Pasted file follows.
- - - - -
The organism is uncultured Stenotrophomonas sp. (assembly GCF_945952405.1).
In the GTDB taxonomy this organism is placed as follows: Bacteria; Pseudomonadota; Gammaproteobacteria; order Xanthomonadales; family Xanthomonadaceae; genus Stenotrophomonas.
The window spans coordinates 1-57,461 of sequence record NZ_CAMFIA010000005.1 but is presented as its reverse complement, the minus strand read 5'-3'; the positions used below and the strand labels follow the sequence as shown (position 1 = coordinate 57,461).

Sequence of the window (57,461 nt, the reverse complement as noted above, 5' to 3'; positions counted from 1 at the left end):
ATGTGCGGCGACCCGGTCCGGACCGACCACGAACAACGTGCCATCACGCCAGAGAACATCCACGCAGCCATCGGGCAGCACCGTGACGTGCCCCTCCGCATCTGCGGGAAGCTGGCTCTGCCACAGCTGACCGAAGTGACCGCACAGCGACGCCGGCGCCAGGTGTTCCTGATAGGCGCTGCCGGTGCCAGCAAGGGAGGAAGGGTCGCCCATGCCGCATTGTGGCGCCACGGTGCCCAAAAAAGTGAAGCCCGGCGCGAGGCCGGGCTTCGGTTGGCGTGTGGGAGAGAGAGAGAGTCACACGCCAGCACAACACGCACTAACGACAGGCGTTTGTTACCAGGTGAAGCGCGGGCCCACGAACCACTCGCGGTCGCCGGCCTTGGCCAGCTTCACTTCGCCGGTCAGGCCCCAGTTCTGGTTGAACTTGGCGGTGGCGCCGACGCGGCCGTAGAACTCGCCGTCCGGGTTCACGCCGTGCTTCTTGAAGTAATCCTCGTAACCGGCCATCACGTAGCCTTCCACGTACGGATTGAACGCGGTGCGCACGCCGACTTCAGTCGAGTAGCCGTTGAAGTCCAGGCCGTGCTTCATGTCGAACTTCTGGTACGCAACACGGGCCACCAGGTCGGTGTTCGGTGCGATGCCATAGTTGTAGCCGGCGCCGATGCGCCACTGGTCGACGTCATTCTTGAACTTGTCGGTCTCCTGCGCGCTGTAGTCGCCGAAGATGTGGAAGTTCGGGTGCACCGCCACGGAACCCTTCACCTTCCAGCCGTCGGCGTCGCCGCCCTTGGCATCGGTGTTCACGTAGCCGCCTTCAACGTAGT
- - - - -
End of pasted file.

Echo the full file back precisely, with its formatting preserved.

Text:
The organism is uncultured Stenotrophomonas sp. (assembly GCF_945952405.1).
In the GTDB taxonomy this organism is placed as follows: Bacteria; Pseudomonadota; Gammaproteobacteria; order Xanthomonadales; family Xanthomonadaceae; genus Stenotrophomonas.
The window spans coordinates 1-57,461 of sequence record NZ_CAMFIA010000005.1 but is presented as its reverse complement, the minus strand read 5'-3'; the positions used below and the strand labels follow the sequence as shown (position 1 = coordinate 57,461).

Sequence of the window (57,461 nt, the reverse complement as noted above, 5' to 3'; positions counted from 1 at the left end):
ATGTGCGGCGACCCGGTCCGGACCGACCACGAACAACGTGCCATCACGCCAGAGAACATCCACGCAGCCATCGGGCAGCACCGTGACGTGCCCCTCCGCATCTGCGGGAAGCTGGCTCTGCCACAGCTGACCGAAGTGACCGCACAGCGACGCCGGCGCCAGGTGTTCCTGATAGGCGCTGCCGGTGCCAGCAAGGGAGGAAGGGTCGCCCATGCCGCATTGTGGCGCCACGGTGCCCAAAAAAGTGAAGCCCGGCGCGAGGCCGGGCTTCGGTTGGCGTGTGGGAGAGAGAGAGAGTCACACGCCAGCACAACACGCACTAACGACAGGCGTTTGTTACCAGGTGAAGCGCGGGCCCACGAACCACTCGCGGTCGCCGGCCTTGGCCAGCTTCACTTCGCCGGTCAGGCCCCAGTTCTGGTTGAACTTGGCGGTGGCGCCGACGCGGCCGTAGAACTCGCCGTCCGGGTTCACGCCGTGCTTCTTGAAGTAATCCTCGTAACCGGCCATCACGTAGCCTTCCACGTACGGATTGAACGCGGTGCGCACGCCGACTTCAGTCGAGTAGCCGTTGAAGTCCAGGCCGTGCTTCATGTCGAACTTCTGGTACGCAACACGGGCCACCAGGTCGGTGTTCGGTGCGATGCCATAGTTGTAGCCGGCGCCGATGCGCCACTGGTCGACGTCATTCTTGAACTTGTCGGTCTCCTGCGCGCTGTAGTCGCCGAAGATGTGGAAGTTCGGGTGCACCGCCACGGAACCCTTCACCTTCCAGCCGTCGGCGTCGCCGCCCTTGGCATCGGTGTTCACGTAGCCGCCTTCAACGTAGT